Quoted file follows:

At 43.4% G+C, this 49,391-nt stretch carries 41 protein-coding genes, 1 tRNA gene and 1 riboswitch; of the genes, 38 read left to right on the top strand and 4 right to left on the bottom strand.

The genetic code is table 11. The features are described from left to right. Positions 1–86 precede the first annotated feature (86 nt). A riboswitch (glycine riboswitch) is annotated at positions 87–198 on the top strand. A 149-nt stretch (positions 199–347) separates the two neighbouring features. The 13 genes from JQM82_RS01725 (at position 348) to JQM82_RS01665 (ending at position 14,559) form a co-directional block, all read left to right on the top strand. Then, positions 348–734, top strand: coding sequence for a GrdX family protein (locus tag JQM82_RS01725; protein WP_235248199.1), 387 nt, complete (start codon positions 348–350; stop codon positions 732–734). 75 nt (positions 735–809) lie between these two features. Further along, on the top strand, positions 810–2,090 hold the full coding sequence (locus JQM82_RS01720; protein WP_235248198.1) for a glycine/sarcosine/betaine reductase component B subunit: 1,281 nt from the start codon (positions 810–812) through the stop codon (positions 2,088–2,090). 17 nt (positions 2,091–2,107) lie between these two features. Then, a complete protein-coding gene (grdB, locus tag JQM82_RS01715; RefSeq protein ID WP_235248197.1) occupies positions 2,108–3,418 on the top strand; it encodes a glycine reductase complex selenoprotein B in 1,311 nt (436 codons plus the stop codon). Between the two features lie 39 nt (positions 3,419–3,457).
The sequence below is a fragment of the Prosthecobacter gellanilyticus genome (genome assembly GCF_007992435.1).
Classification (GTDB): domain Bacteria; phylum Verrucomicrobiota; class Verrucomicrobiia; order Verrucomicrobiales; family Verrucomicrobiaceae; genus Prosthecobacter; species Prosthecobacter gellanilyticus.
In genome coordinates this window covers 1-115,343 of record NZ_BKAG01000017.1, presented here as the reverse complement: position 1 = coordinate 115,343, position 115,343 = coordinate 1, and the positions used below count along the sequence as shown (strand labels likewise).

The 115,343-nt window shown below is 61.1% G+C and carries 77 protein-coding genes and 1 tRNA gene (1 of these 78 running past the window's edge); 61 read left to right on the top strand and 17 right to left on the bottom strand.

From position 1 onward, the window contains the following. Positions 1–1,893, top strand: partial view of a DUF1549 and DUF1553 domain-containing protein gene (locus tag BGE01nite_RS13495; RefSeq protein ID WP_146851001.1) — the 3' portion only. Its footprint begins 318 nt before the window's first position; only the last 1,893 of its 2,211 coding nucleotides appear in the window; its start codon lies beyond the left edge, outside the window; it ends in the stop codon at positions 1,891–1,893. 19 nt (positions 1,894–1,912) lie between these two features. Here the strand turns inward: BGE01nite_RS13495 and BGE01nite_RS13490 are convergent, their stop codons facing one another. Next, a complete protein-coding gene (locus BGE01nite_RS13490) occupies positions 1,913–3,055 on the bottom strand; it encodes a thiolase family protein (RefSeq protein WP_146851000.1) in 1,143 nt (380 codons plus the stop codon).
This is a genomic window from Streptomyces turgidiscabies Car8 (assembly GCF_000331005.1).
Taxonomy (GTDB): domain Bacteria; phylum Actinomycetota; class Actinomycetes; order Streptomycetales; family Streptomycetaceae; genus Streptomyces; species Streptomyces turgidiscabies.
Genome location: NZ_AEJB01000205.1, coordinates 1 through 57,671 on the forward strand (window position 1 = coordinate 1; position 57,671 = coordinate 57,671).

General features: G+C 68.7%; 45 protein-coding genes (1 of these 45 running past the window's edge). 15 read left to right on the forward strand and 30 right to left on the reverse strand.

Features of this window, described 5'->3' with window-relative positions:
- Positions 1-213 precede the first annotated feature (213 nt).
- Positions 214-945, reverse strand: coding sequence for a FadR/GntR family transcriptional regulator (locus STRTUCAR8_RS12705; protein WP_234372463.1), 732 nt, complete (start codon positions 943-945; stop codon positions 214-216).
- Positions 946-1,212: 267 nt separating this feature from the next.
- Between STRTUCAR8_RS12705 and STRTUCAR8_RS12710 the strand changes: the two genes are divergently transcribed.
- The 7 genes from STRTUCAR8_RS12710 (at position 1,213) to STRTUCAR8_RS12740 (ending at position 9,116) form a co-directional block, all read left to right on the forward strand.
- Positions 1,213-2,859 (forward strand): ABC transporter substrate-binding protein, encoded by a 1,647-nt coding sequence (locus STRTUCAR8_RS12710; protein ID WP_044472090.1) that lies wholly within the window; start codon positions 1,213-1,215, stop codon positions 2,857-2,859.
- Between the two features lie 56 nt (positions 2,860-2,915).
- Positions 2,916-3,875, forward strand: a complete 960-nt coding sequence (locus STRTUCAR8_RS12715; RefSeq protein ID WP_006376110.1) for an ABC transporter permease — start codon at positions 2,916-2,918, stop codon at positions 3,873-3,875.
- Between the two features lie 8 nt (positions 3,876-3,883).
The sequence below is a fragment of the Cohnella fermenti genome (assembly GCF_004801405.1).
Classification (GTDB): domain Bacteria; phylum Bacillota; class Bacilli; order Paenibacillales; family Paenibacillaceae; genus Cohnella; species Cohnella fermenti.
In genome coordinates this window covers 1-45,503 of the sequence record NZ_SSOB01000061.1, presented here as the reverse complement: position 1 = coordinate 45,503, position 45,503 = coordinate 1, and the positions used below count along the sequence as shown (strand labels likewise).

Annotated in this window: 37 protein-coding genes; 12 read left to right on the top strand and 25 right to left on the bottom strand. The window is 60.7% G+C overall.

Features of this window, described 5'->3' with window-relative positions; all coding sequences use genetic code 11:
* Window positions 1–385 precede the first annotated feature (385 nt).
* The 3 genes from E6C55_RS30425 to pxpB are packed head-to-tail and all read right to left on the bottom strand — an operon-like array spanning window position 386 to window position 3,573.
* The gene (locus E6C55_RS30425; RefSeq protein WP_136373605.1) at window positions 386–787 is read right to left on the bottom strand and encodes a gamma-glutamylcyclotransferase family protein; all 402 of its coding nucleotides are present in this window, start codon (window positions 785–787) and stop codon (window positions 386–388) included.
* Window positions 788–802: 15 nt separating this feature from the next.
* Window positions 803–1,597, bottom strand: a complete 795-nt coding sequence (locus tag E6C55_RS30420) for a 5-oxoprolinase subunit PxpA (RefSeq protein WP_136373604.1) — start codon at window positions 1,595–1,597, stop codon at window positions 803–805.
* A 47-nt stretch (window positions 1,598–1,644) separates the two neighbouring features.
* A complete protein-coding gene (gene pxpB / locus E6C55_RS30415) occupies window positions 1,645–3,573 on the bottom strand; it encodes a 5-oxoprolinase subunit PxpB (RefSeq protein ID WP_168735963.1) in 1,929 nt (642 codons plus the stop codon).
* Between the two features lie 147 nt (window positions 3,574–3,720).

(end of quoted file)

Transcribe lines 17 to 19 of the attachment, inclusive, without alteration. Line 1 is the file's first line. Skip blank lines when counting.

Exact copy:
- The 7 genes from STRTUCAR8_RS12710 (at position 1,213) to STRTUCAR8_RS12740 (ending at position 9,116) form a co-directional block, all read left to right on the forward strand.
- Positions 1,213-2,859 (forward strand): ABC transporter substrate-binding protein, encoded by a 1,647-nt coding sequence (locus STRTUCAR8_RS12710; protein ID WP_044472090.1) that lies wholly within the window; start codon positions 1,213-1,215, stop codon positions 2,857-2,859.
- Between the two features lie 56 nt (positions 2,860-2,915).